The bill, which passed the Assembly by a vote of 42-33 Thursday and the Senate by a vote of 24-16 Monday, would have defined marriage as the legally recognized union of two consenting people in a committed relationship, eliminating the civil unions that had been in place since 2007. Democrats maintained the law has failed to provide equal treatment to New Jersey’s same-sex couples.
"Governor Christie's veto is a shameful act hidden behind the guise of a public referendum,” Senate President Stephen M. Sweeney (D-Gloucester) said. “Today, he firmly planted his feet on the wrong side of history. He certainly does not deserve whatever credit he will probably receive for maintaining his misguided position. He had a chance to do the right thing, and failed miserably. The fight for marriage equality is not over. We will override this veto."
“It’s unfortunate that the governor would let his own personal ideology infringe on the rights of thousands of New Jerseyans,” Assemblyman Reed Gusciora (D-Mercer), a prime sponsor of the bill, said. “For all those who oppose marriage equality, their lives would have been completely unchanged by this bill, but for same-sex couples, their lives would have been radically transformed. Unfortunately, the governor couldn’t see past his own personal ambitions to honor this truth.”
Assembly Speaker Sheila Y. Oliver (D-Essex) said, “This has, and always will be, a civil rights issue. When we look back in the annals of history, unfortunately, the governor will see that he was on the wrong side of justice. All the couples disappointed by his action today should take solace in the fact that we are not giving up this fight.”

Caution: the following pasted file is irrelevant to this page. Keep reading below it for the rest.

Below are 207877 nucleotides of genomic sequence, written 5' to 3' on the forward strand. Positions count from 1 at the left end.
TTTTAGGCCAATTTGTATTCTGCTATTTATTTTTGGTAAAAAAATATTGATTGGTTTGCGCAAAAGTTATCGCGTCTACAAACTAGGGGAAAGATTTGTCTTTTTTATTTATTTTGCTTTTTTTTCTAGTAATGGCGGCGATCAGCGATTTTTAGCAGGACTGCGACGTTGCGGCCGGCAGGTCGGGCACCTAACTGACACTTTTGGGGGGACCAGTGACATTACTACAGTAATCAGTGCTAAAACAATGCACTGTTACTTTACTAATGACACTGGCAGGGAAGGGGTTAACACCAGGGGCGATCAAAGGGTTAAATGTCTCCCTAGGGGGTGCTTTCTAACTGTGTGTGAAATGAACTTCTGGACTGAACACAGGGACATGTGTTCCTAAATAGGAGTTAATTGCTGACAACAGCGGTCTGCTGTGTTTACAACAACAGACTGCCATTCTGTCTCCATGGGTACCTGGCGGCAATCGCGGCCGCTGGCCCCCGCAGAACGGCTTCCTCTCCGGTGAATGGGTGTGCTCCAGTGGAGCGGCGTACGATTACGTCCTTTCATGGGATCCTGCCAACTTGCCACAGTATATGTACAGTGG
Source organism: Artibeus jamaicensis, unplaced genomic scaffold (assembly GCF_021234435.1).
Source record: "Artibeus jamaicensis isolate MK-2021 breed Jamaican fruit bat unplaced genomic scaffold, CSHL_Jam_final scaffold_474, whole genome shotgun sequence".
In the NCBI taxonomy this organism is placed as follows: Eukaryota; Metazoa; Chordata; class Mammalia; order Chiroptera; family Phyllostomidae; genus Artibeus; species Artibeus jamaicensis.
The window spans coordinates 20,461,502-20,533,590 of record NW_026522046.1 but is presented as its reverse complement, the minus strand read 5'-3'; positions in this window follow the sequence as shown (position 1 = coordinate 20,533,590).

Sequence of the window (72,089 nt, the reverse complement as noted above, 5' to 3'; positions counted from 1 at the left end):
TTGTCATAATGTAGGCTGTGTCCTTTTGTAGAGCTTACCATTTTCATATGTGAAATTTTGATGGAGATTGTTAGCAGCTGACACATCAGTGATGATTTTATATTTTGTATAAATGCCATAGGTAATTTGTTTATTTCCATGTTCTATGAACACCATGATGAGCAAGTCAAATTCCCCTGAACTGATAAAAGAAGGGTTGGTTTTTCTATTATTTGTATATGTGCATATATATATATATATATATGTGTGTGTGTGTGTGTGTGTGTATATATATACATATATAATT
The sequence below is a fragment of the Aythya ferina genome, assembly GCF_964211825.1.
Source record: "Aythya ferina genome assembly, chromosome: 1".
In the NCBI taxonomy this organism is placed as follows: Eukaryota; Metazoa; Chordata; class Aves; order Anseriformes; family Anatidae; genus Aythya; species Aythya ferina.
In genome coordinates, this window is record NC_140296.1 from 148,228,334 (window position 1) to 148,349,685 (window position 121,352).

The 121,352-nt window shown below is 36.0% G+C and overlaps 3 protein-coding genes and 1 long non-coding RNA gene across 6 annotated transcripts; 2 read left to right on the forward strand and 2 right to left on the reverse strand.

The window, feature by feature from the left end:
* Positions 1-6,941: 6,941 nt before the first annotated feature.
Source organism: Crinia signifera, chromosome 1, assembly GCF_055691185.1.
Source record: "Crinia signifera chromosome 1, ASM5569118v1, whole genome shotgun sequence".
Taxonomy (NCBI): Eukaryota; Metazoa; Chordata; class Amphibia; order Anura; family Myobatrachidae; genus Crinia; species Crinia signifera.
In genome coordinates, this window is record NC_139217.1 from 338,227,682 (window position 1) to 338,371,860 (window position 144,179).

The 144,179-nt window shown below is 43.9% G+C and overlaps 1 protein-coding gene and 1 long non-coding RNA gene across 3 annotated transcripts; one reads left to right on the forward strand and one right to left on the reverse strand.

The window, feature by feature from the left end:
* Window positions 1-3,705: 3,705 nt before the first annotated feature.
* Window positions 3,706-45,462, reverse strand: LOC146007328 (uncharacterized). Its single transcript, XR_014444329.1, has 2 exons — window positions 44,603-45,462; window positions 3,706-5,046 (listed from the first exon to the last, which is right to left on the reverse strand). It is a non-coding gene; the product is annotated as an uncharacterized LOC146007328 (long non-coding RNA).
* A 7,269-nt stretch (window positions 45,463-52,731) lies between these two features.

Sen. Raymond J. Lesniak (D-Union), a prime sponsor of the measure, said, "The governor's failed attempt to rewrite his record on basic equal rights for same-sex couples is a smokescreen. As our Senate president has articulated, time and time again, the rights of same-sex couples do not belong on a ballot question. The only way to ensure equal rights for same-sex couples is to show leadership and pass the bill as is.
“Now that the governor has followed through on his promise to undercut marriage equality, it is up to us to follow through on our promise to work to override his misguided action," Lesniak said. "Belief in marriage equality is a matter of individual conscience, not a plank in a party platform. Now, we're going to go about rewriting the state's history. In the final chapter, doing what's right always prevails over doing what's politically expedient.”
The legislation would have also expressly stipulated that no clergy of any religion authorized to solemnize marriage, nor any religious society, institution or organization in the state, would be required to conduct any marriage in violation of their free exercise of religion.
On Monday, Washington became the seventh state to legalize same-sex marriage. It is also legal in the District of Columbia.